The Oasis Reporters
November 25, 2023
As the security situation in Haiti deteriorates, Kenya has offered to lead a new sort of UN mission to the country from 2024. In early October, the UN Security Council authorised a Multinational Security Support mission led by Kenya to confront the paramilitary-style gangs that control the capital city of Port-au-Prince and other parts of the Caribbean country.
We asked Jennifer Greenburg, who researches the effects of peacekeeping interventions in Haiti, some questions.
What is the context in Haiti?
The Multinational Security Support mission is a new form of international intervention. It’s authorised under Chapter Seven of the UN Charter. However, it’s not formally a peacekeeping mission, which would be composed of peacekeeping forces and (theoretically) regulated according to UN standards of conduct.
The reticence to call this intervention a peacekeeping mission is a product of recent history. The last major UN peacekeeping mission in Haiti – known by its French acronym Minustah and which ran from 2004 to 2017 – was responsible for killing civilians. Peacekeepers fired machine guns from helicopters in the name of combating gangs in 2005.
Further, after Haiti’s devastating 2010 earthquake, faulty sanitation practices at a UN peacekeepers’ base introduced a cholera strain in the country that killed at least 10,000 people.
It’s no mystery why nobody wants to see blue helmets arrive in Haiti again.
The new mission is to be led by Kenya with troops participating from other Caribbean countries, such as Jamaica, the Bahamas, Antigua and Barbuda. The US has pledged US$100 million.
More than 2,700 people in Haiti have been reported murdered and 1,472 kidnapped in the eight months to June 2023, according to the UN. The numbers are likely to be higher. They don’t include indirect deaths caused by inadequate access to healthcare and nutrition, which is exacerbated by insecurity.
What will the Kenyan police confront in Haiti?
The question of whether they will go is still not decided.
Kenya’s parliament has approved the mission but a court hearing on its constitutionality is scheduled for 26 January 2024.
If Kenya does deploy to Haiti, its police officers will confront a complex web of more than 200 paramilitary-style criminal gangs. They control territory across the capital city of Port-au-Prince and many other areas of the country.
Haiti’s insecurity and poverty are rooted in its punishment for winning freedom from racial slavery in 1804. France forced Haiti to repay French slaveholders. This instigated a cycle of indebtedness and is how Haiti became, in the words of Haitian poet Jean-Claude Martineau, the only country with a last name: “the poorest country in the western hemisphere”.
There are more guns in Haiti now than before the last peacekeeping mission that ended in 2017. Like Haitian police, Kenyan police may find themselves outgunned by gangs who control (and trade in) vast troves of weapons.
Without in-depth knowledge of a complex and volatile situation, Kenyan police will somehow have to distinguish civilians from gang members, and gang members from police.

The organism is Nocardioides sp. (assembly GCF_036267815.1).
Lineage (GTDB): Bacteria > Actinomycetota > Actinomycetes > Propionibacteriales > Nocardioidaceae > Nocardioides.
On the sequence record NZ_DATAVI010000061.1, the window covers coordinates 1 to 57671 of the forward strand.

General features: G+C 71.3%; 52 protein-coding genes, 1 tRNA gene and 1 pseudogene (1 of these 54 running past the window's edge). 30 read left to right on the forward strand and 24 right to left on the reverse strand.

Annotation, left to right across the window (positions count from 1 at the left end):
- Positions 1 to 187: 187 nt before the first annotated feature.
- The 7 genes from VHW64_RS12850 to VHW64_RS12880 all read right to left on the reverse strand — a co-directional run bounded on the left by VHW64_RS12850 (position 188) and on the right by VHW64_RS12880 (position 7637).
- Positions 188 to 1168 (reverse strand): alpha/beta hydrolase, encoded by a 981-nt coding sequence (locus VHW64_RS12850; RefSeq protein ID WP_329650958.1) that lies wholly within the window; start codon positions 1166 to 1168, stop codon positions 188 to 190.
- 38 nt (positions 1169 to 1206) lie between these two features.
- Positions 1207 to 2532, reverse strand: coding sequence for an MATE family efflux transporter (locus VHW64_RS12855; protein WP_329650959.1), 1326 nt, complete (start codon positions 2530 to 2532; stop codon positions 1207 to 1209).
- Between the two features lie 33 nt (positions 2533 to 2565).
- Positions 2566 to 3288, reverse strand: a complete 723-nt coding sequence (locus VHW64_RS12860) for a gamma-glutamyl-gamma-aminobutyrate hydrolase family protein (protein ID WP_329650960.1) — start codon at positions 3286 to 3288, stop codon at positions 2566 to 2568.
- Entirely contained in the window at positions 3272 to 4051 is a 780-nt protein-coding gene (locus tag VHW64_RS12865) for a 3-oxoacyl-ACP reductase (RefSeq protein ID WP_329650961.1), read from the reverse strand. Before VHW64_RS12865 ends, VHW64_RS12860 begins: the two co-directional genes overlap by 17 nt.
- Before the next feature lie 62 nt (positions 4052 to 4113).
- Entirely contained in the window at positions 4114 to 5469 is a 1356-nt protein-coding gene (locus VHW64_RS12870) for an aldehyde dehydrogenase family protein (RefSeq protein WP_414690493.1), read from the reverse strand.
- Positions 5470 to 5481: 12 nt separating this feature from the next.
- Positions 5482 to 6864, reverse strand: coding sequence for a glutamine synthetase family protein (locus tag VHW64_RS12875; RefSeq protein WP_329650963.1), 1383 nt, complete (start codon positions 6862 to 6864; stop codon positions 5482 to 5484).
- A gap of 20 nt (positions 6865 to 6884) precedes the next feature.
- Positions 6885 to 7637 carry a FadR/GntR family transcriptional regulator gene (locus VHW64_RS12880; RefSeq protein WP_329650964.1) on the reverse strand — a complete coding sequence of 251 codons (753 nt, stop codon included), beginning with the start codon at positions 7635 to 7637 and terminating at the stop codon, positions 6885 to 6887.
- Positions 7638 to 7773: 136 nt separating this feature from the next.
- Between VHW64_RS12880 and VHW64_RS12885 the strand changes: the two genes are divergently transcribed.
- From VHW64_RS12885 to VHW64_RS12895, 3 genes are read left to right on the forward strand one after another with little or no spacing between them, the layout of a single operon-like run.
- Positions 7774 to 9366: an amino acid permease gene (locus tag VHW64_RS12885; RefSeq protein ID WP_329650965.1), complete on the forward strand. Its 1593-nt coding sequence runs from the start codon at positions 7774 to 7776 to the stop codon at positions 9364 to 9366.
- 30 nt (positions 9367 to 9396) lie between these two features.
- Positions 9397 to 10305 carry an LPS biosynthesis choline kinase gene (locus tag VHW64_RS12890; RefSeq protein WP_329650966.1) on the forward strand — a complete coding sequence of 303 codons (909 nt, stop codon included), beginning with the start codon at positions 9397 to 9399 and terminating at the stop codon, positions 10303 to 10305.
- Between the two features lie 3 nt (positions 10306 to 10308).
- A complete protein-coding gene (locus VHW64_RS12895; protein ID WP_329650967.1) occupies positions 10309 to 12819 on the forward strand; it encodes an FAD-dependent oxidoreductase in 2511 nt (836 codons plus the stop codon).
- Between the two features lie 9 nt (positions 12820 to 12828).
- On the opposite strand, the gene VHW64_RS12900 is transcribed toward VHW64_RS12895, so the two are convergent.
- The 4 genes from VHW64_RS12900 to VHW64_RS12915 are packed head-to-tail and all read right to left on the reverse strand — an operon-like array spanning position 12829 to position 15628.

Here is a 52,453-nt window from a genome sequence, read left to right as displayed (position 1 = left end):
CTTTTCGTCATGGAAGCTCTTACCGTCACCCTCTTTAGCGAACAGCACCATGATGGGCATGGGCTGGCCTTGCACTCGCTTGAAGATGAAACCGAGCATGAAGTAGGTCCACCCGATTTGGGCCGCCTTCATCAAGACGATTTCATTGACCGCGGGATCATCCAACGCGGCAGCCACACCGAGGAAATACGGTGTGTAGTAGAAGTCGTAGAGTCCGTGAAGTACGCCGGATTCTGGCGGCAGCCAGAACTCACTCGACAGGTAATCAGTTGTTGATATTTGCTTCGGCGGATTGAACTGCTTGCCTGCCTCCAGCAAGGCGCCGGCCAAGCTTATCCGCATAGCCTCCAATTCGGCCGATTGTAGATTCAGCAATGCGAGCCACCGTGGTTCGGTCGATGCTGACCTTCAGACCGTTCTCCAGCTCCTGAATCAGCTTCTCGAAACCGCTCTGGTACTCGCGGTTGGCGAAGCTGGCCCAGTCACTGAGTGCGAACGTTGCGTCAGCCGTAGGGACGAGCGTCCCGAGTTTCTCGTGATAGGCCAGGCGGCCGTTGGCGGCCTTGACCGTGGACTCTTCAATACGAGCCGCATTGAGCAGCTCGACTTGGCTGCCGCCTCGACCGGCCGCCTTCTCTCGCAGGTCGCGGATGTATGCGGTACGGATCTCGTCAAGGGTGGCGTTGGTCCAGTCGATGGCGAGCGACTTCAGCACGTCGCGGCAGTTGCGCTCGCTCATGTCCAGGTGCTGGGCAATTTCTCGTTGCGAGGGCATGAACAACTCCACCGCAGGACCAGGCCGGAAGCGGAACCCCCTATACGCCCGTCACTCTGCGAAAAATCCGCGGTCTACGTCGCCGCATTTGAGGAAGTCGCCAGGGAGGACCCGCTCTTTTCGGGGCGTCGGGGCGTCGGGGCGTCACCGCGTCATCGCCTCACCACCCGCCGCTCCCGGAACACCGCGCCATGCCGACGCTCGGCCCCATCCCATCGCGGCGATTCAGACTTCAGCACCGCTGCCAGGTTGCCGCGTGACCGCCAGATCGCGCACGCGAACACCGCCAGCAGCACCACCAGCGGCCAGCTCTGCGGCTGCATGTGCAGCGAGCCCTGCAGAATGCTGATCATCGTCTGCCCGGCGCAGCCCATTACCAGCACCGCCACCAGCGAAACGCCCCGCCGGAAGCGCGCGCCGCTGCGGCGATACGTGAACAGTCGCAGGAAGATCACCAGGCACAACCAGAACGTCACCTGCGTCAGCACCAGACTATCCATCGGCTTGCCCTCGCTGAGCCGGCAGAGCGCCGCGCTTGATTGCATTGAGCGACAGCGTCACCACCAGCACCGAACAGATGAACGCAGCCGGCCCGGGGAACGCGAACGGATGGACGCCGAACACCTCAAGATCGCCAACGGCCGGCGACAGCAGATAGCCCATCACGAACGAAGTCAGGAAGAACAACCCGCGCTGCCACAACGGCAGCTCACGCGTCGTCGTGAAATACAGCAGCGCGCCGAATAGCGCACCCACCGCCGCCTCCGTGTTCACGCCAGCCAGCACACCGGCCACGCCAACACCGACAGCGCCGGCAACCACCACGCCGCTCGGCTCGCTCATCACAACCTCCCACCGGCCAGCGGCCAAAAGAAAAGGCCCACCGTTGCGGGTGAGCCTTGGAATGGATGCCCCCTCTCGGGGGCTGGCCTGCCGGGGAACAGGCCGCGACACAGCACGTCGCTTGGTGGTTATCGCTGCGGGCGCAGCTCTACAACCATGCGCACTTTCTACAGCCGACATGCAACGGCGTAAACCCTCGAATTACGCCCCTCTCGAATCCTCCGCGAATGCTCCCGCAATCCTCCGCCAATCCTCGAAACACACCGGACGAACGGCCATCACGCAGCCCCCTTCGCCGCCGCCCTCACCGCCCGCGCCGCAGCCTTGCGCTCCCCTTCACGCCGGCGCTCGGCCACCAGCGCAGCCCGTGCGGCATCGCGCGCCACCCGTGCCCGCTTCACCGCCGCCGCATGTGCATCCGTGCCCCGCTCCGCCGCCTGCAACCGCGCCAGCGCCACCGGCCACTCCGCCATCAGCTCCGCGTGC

The notorious leader of the “G-9 Family and Allies”, Jimmy “Barbecue” Chérizier, is a former police officer. Lines between police, government and gangs are deliberately blurred.
Chérizier is one of multiple gangsters, police officers and government officials implicated in the 2018 massacre of at least 70 civilians.
The Kenyan mission is allegedly coming to Haiti at the request of the Haitian government. But this government doesn’t represent Haitian people. It has massacred civilians by supplying gangs with information, weapons and uniforms through the police.
There is also a language issue: Kenyan troops speak English and Swahili. Haitians speak Krèyol and French.
What are the concerns about Kenya’s police?
The security support mission to Haiti will largely comprise Kenyan police, whom Kenyan civilians have described as treating them “like ATM machines”. Extrajudicial executions, extortion and abuse are well-documented practices of the police force now charged with restoring legitimate policing in Haiti.
What’s in it for Kenya?
Kenya’s own defence ministry has publicly stated that UN missions provide
a rare opportunity to obtain UN allowances that are ordinarily not offered by the KDF (Kenya Defence Forces).
Peacekeeping missions have also been an opportunity to gain international credibility, as my research in Haiti has shown.
If not policing, what’s the best approach to solving Haiti’s crisis?
Change in Haiti will not come through yet another UN or outsourced US intervention.
Speaking after UN approval of the Haiti mission, Kenya’s president William Ruto said Haitians were being punished for “choosing to be free human beings”. He was referring to the country’s independence in 1804.
In 2013, Britain agreed to compensate 5,228 Kenyans who were tortured during the Mau Mau uprising against the colonial regime in the 1950s. Although the money hardly restores the dignity and livelihoods lost through colonialism, the decision to settle and award each claimant approximately US$4,000 is historic.
Real change for Haiti would begin with reparations.
Money owed and respect deserved would be a more productive first step forward than recycling pages from the international community’s playbook. We need only look at Haiti today to see what violence this playbook has wrought.